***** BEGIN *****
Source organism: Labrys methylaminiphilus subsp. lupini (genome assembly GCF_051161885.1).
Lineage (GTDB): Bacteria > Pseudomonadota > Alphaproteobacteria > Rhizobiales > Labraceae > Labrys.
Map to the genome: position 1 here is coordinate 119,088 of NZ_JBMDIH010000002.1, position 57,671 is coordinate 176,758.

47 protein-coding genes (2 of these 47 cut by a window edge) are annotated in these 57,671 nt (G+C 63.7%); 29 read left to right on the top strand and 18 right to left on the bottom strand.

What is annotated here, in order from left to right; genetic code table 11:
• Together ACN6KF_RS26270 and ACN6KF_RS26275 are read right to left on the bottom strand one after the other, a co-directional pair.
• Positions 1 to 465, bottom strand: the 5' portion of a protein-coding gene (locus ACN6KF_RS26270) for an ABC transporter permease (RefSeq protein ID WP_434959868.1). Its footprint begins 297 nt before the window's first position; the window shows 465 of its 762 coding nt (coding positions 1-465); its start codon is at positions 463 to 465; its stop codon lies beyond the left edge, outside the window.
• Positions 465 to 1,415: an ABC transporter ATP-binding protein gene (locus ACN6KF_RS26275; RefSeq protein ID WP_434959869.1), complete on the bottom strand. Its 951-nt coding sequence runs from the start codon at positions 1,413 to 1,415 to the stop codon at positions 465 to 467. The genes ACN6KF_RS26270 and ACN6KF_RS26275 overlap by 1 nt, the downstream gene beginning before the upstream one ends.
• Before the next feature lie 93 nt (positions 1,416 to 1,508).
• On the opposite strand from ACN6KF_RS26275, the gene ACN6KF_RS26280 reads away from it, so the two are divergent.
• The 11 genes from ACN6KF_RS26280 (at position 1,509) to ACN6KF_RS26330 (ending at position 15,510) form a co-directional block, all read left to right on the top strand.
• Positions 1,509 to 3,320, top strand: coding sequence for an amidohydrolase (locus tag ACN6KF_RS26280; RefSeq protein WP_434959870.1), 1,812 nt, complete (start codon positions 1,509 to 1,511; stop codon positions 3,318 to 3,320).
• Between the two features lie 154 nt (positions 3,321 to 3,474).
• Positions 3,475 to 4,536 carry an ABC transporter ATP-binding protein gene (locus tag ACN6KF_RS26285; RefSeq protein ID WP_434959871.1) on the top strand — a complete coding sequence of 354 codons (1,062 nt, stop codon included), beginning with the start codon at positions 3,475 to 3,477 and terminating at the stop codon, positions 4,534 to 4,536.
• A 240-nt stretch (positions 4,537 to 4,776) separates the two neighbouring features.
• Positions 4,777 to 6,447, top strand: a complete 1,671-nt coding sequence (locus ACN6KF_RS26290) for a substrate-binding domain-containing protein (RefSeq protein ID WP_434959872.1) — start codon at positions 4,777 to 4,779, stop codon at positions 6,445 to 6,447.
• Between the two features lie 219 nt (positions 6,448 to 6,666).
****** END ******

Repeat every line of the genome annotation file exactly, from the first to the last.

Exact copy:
Source organism: Labrys methylaminiphilus subsp. lupini (genome assembly GCF_051161885.1).
Lineage (GTDB): Bacteria > Pseudomonadota > Alphaproteobacteria > Rhizobiales > Labraceae > Labrys.
Map to the genome: position 1 here is coordinate 119,088 of NZ_JBMDIH010000002.1, position 57,671 is coordinate 176,758.

47 protein-coding genes (2 of these 47 cut by a window edge) are annotated in these 57,671 nt (G+C 63.7%); 29 read left to right on the top strand and 18 right to left on the bottom strand.

What is annotated here, in order from left to right; genetic code table 11:
• Together ACN6KF_RS26270 and ACN6KF_RS26275 are read right to left on the bottom strand one after the other, a co-directional pair.
• Positions 1 to 465, bottom strand: the 5' portion of a protein-coding gene (locus ACN6KF_RS26270) for an ABC transporter permease (RefSeq protein ID WP_434959868.1). Its footprint begins 297 nt before the window's first position; the window shows 465 of its 762 coding nt (coding positions 1-465); its start codon is at positions 463 to 465; its stop codon lies beyond the left edge, outside the window.
• Positions 465 to 1,415: an ABC transporter ATP-binding protein gene (locus ACN6KF_RS26275; RefSeq protein ID WP_434959869.1), complete on the bottom strand. Its 951-nt coding sequence runs from the start codon at positions 1,413 to 1,415 to the stop codon at positions 465 to 467. The genes ACN6KF_RS26270 and ACN6KF_RS26275 overlap by 1 nt, the downstream gene beginning before the upstream one ends.
• Before the next feature lie 93 nt (positions 1,416 to 1,508).
• On the opposite strand from ACN6KF_RS26275, the gene ACN6KF_RS26280 reads away from it, so the two are divergent.
• The 11 genes from ACN6KF_RS26280 (at position 1,509) to ACN6KF_RS26330 (ending at position 15,510) form a co-directional block, all read left to right on the top strand.
• Positions 1,509 to 3,320, top strand: coding sequence for an amidohydrolase (locus tag ACN6KF_RS26280; RefSeq protein WP_434959870.1), 1,812 nt, complete (start codon positions 1,509 to 1,511; stop codon positions 3,318 to 3,320).
• Between the two features lie 154 nt (positions 3,321 to 3,474).
• Positions 3,475 to 4,536 carry an ABC transporter ATP-binding protein gene (locus tag ACN6KF_RS26285; RefSeq protein ID WP_434959871.1) on the top strand — a complete coding sequence of 354 codons (1,062 nt, stop codon included), beginning with the start codon at positions 3,475 to 3,477 and terminating at the stop codon, positions 4,534 to 4,536.
• A 240-nt stretch (positions 4,537 to 4,776) separates the two neighbouring features.
• Positions 4,777 to 6,447, top strand: a complete 1,671-nt coding sequence (locus ACN6KF_RS26290) for a substrate-binding domain-containing protein (RefSeq protein ID WP_434959872.1) — start codon at positions 4,777 to 4,779, stop codon at positions 6,445 to 6,447.
• Between the two features lie 219 nt (positions 6,448 to 6,666).